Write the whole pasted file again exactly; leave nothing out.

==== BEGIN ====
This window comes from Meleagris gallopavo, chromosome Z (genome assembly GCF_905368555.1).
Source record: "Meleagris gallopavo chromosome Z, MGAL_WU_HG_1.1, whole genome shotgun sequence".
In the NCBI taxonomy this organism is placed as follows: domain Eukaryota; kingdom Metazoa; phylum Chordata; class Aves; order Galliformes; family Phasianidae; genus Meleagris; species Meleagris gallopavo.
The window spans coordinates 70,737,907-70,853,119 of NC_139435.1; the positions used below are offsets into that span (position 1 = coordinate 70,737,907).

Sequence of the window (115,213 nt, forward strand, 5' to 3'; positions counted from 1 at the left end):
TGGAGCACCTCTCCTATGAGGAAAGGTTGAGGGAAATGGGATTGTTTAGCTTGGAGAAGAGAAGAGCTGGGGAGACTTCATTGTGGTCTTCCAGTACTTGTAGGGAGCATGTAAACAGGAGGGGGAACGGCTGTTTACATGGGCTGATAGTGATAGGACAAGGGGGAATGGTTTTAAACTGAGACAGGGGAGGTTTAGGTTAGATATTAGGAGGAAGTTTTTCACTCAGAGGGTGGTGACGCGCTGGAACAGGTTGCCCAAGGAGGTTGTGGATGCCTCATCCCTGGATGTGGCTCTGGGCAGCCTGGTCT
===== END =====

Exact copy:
This window comes from Meleagris gallopavo, chromosome Z (genome assembly GCF_905368555.1).
Source record: "Meleagris gallopavo chromosome Z, MGAL_WU_HG_1.1, whole genome shotgun sequence".
In the NCBI taxonomy this organism is placed as follows: domain Eukaryota; kingdom Metazoa; phylum Chordata; class Aves; order Galliformes; family Phasianidae; genus Meleagris; species Meleagris gallopavo.
The window spans coordinates 70,737,907-70,853,119 of NC_139435.1; the positions used below are offsets into that span (position 1 = coordinate 70,737,907).

Sequence of the window (115,213 nt, forward strand, 5' to 3'; positions counted from 1 at the left end):
TGGAGCACCTCTCCTATGAGGAAAGGTTGAGGGAAATGGGATTGTTTAGCTTGGAGAAGAGAAGAGCTGGGGAGACTTCATTGTGGTCTTCCAGTACTTGTAGGGAGCATGTAAACAGGAGGGGGAACGGCTGTTTACATGGGCTGATAGTGATAGGACAAGGGGGAATGGTTTTAAACTGAGACAGGGGAGGTTTAGGTTAGATATTAGGAGGAAGTTTTTCACTCAGAGGGTGGTGACGCGCTGGAACAGGTTGCCCAAGGAGGTTGTGGATGCCTCATCCCTGGATGTGGCTCTGGGCAGCCTGGTCT